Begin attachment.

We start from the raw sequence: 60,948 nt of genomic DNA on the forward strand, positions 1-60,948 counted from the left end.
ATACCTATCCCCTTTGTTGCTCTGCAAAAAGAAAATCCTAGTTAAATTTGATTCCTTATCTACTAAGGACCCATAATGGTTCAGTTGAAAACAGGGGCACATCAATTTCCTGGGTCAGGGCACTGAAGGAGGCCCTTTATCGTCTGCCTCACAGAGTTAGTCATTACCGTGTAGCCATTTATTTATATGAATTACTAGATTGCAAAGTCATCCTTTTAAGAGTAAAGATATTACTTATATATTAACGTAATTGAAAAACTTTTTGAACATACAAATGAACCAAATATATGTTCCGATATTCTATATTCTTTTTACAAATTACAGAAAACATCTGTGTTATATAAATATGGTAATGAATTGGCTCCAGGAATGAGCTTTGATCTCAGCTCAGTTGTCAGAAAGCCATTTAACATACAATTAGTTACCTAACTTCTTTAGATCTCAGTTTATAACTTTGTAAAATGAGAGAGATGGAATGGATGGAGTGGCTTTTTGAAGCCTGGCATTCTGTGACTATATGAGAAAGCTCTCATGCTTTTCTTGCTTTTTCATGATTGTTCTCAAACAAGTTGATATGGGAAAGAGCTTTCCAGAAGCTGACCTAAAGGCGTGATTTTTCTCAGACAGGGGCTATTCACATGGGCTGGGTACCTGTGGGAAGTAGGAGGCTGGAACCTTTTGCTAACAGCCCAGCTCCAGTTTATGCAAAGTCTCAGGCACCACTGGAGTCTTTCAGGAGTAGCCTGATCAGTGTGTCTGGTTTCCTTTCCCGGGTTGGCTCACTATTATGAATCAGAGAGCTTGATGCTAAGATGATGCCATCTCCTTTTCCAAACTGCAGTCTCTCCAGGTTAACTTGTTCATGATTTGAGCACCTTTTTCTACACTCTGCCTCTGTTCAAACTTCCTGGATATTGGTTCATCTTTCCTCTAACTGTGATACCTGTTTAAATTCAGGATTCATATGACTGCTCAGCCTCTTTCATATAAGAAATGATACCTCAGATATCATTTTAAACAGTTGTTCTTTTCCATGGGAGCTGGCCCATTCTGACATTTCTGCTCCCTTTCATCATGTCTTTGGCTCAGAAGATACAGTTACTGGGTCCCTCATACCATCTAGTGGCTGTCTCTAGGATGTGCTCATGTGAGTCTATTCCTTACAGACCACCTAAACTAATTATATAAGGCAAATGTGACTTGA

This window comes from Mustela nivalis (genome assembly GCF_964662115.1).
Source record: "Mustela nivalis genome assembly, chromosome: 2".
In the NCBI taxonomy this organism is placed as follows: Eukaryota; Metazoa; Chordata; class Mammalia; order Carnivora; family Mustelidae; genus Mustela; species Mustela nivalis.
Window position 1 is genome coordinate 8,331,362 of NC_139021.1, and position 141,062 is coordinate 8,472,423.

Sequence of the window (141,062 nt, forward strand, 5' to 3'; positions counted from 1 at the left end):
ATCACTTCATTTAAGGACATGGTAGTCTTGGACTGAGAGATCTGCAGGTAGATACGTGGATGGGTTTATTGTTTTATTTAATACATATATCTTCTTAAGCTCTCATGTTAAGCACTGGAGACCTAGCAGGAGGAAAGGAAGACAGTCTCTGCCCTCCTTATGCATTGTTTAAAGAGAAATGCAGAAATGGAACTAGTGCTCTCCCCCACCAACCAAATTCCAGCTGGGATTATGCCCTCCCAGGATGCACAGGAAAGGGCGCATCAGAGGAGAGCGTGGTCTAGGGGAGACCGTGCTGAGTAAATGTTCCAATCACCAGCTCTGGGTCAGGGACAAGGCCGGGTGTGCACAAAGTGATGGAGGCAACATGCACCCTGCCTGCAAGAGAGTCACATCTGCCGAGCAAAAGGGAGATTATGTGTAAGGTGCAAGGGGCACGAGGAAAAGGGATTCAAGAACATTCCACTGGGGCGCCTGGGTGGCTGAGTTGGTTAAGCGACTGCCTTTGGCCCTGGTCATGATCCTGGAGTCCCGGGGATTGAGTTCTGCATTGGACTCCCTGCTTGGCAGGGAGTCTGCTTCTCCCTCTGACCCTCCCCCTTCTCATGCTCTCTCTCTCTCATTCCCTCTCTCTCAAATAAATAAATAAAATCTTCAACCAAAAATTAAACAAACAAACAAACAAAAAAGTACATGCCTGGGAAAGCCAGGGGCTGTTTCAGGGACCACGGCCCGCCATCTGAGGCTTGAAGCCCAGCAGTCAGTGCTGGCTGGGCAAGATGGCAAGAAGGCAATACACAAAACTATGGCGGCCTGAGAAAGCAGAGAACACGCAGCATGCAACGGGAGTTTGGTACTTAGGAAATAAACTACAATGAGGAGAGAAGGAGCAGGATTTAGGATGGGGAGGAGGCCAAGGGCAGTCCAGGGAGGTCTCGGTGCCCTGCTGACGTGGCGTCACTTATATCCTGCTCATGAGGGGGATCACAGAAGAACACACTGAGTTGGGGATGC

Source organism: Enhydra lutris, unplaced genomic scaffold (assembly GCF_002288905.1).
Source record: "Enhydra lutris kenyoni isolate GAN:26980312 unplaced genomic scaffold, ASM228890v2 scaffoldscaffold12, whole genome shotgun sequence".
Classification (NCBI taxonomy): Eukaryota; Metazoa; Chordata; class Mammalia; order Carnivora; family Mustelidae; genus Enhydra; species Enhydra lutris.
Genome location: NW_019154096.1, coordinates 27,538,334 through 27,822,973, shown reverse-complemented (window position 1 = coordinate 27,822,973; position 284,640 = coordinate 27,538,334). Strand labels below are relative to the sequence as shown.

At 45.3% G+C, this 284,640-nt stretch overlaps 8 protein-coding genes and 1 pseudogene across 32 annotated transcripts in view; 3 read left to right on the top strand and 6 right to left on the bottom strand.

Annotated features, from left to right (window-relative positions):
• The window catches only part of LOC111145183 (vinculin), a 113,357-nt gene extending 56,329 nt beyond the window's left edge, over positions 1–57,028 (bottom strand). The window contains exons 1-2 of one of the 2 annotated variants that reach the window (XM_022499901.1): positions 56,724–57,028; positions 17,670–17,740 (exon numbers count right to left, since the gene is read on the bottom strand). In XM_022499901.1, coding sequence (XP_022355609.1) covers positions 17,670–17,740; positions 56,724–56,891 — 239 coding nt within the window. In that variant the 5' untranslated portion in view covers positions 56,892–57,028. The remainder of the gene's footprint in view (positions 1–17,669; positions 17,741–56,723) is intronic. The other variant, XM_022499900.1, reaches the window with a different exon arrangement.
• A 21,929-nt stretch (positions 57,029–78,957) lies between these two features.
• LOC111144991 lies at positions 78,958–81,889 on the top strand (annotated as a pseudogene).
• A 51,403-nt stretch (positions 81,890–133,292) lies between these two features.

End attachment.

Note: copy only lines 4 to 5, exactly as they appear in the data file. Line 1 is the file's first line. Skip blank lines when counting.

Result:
Source record: "Mustela nivalis genome assembly, chromosome: 2".
In the NCBI taxonomy this organism is placed as follows: Eukaryota; Metazoa; Chordata; class Mammalia; order Carnivora; family Mustelidae; genus Mustela; species Mustela nivalis.